The Atrium Gallery, University of the West of England, Bower Ashton Campus, Kennel Lodge Road, Bristol BS3 2JT

25th April 2016 and then every day (not including weekends or bank holidays – 2nd May) until 4.00pm Friday 6th May

9.00am – 7.00pm (Fridays 5.00pm)

Exhibition in Nepal and Bristol

A parallel exhibition of cross media work including artwork, photography and audio testimony and interviews with survivors and relief personnel will be in Nepal and Bristol, UK at The Atrium Gallery, University of the West of England, Bower Ashton Campus from 25th April 2016.


More on those involved below

reflections artists_550

Illustrator’s Magazine – Summer 1982 Archive

Thursday, April 21st, 2016

We have recovered an interesting article from another issue of Illustrators Magazine from the 1980’s Issue no. 41.

Yr 82 Iss 41 Front Cover_550

The intention of this article from issue 41, titled Singular Lives, is for it to be a regular feature to profile well known illustrators. Here Sarah Culshaw interviews Paul Hogarth, the newly appointed Honorary President of the Association of Illustrators (in 1982), covering a range of topics, and advice for the young illustrator ­– urging them “never to give up observing what’s going on”.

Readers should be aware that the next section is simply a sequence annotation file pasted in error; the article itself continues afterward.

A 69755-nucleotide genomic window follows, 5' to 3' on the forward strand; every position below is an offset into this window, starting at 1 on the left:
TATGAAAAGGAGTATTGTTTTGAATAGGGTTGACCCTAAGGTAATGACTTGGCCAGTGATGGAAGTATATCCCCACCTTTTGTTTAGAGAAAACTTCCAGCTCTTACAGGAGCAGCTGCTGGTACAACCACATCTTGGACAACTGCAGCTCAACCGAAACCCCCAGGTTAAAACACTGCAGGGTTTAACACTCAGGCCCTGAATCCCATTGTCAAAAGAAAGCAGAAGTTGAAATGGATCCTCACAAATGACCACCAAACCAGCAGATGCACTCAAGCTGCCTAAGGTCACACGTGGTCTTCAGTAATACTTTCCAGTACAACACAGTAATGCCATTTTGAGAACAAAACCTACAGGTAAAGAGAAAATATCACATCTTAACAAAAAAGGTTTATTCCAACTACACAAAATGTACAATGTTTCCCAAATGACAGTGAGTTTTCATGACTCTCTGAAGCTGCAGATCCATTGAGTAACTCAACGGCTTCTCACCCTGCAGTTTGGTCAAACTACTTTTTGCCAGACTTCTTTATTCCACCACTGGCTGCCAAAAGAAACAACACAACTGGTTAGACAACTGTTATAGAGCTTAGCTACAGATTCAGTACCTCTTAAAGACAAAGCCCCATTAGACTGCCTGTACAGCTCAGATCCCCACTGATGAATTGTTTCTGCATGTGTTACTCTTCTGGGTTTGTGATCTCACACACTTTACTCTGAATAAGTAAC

The article also explores Hogarth’s background, views on illustration – his work in topography, illustration and reportage all pointing towards the distinction between fine art and illustration becoming increasingly blurred– a prediction that is turning out to be true – and challenging the unjustifiably snobbish attitude towards illustrators from the fine art world.

Yr 82 Iss 41 Pg 26+27_550

Colouring in books – Dominika Lipniewska interview

Friday, April 8th, 2016


The 100 Colouring Book, by Dominika Lipniewska, seems to sit in between – half colouring book, half activity book. With 100 drawings on each double page spread, the illustrations are more of a tesselation, than a pattern. The aim is to colour and add detail; it could be stripes on a persons t-shirt, veins onto plant leaves, windows onto buildings or scales onto fish.

This piece is a follow on from article Adult Colouring Books – Evolution of an unexpected phenomenon